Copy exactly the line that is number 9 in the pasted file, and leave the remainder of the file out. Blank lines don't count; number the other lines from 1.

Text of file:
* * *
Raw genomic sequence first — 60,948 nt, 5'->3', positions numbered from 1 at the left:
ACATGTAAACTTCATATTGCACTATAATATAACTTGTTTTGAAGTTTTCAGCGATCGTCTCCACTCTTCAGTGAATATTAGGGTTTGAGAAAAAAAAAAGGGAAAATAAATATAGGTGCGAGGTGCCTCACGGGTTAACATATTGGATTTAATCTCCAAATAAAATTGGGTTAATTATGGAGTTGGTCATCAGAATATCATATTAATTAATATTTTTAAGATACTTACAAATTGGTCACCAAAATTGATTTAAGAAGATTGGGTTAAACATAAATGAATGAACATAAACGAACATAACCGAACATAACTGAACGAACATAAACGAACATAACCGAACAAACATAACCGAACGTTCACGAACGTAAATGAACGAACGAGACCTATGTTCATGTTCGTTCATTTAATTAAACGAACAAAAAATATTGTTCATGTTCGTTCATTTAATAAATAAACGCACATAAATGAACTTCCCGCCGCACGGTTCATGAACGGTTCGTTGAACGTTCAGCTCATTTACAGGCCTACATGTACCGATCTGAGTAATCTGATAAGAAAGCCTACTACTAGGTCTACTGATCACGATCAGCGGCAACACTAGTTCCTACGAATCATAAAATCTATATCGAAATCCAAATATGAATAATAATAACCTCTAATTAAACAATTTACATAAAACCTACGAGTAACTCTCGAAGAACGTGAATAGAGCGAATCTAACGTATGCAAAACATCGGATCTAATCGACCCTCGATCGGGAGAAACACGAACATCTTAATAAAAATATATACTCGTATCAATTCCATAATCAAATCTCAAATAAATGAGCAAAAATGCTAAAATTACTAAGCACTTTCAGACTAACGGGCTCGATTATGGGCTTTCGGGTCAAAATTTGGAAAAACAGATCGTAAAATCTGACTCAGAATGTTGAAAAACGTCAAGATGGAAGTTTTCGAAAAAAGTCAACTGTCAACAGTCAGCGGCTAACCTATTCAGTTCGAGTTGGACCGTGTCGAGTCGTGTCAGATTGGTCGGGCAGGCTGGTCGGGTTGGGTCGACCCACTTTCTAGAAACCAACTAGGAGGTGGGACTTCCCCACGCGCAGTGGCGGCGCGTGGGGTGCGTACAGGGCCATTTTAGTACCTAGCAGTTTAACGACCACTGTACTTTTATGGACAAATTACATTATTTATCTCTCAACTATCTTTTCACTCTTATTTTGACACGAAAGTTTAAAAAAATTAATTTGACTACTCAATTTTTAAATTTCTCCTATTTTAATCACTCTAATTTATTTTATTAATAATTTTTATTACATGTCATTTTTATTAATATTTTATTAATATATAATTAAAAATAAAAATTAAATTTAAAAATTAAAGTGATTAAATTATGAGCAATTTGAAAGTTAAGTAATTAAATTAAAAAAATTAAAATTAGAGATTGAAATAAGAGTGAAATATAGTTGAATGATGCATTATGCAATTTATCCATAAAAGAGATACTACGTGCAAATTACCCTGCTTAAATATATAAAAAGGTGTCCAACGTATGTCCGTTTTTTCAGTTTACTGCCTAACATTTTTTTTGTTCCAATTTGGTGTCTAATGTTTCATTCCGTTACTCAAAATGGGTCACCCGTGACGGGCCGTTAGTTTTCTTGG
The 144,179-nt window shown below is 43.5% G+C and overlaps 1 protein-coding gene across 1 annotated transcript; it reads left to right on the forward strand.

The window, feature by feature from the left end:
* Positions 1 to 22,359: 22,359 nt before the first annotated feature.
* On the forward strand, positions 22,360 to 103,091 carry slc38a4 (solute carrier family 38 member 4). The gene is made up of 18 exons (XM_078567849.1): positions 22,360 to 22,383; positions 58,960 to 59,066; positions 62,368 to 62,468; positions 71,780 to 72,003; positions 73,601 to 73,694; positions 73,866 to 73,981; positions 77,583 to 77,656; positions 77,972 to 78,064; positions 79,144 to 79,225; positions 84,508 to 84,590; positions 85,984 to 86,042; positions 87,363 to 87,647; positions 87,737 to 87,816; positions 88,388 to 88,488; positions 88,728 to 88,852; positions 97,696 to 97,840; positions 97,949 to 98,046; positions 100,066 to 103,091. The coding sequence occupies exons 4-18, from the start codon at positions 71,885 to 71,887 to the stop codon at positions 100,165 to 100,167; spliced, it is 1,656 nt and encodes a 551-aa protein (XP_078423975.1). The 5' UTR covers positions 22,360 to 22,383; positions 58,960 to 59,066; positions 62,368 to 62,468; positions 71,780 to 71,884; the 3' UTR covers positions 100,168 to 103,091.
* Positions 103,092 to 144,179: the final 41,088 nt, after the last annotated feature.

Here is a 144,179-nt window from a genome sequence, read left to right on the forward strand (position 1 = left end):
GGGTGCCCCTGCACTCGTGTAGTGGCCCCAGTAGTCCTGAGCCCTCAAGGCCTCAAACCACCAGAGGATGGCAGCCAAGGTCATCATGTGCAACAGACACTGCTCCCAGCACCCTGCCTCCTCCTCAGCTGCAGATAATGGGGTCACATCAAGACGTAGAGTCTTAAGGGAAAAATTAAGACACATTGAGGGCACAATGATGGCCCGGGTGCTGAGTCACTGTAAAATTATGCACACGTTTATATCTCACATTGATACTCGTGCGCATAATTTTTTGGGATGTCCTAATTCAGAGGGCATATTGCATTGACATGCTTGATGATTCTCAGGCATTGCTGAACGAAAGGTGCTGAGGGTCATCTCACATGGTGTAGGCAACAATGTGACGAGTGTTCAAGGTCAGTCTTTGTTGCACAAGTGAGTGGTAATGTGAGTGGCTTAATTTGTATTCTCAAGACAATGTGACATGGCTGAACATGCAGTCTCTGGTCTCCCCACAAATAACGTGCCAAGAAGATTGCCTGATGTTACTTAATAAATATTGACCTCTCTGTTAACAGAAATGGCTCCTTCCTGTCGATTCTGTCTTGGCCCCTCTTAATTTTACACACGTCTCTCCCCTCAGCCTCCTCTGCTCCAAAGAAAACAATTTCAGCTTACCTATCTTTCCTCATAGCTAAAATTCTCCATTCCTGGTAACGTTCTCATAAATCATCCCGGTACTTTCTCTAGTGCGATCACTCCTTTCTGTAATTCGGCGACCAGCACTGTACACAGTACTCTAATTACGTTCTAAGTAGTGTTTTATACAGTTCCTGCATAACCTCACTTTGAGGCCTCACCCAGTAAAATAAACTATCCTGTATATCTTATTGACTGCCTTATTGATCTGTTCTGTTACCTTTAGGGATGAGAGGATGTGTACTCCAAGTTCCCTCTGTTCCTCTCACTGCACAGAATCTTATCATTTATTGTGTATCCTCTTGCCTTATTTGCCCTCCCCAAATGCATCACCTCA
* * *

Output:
GGGTGCCCCTGCACTCGTGTAGTGGCCCCAGTAGTCCTGAGCCCTCAAGGCCTCAAACCACCAGAGGATGGCAGCCAAGGTCATCATGTGCAACAGACACTGCTCCCAGCACCCTGCCTCCTCCTCAGCTGCAGATAATGGGGTCACATCAAGACGTAGAGTCTTAAGGGAAAAATTAAGACACATTGAGGGCACAATGATGGCCCGGGTGCTGAGTCACTGTAAAATTATGCACACGTTTATATCTCACATTGATACTCGTGCGCATAATTTTTTGGGATGTCCTAATTCAGAGGGCATATTGCATTGACATGCTTGATGATTCTCAGGCATTGCTGAACGAAAGGTGCTGAGGGTCATCTCACATGGTGTAGGCAACAATGTGACGAGTGTTCAAGGTCAGTCTTTGTTGCACAAGTGAGTGGTAATGTGAGTGGCTTAATTTGTATTCTCAAGACAATGTGACATGGCTGAACATGCAGTCTCTGGTCTCCCCACAAATAACGTGCCAAGAAGATTGCCTGATGTTACTTAATAAATATTGACCTCTCTGTTAACAGAAATGGCTCCTTCCTGTCGATTCTGTCTTGGCCCCTCTTAATTTTACACACGTCTCTCCCCTCAGCCTCCTCTGCTCCAAAGAAAACAATTTCAGCTTACCTATCTTTCCTCATAGCTAAAATTCTCCATTCCTGGTAACGTTCTCATAAATCATCCCGGTACTTTCTCTAGTGCGATCACTCCTTTCTGTAATTCGGCGACCAGCACTGTACACAGTACTCTAATTACGTTCTAAGTAGTGTTTTATACAGTTCCTGCATAACCTCACTTTGAGGCCTCACCCAGTAAAATAAACTATCCTGTATATCTTATTGACTGCCTTATTGATCTGTTCTGTTACCTTTAGGGATGAGAGGATGTGTACTCCAAGTTCCCTCTGTTCCTCTCACTGCACAGAATCTTATCATTTATTGTGTATCCTCTTGCCTTATTTGCCCTCCCCAAATGCATCACCTCA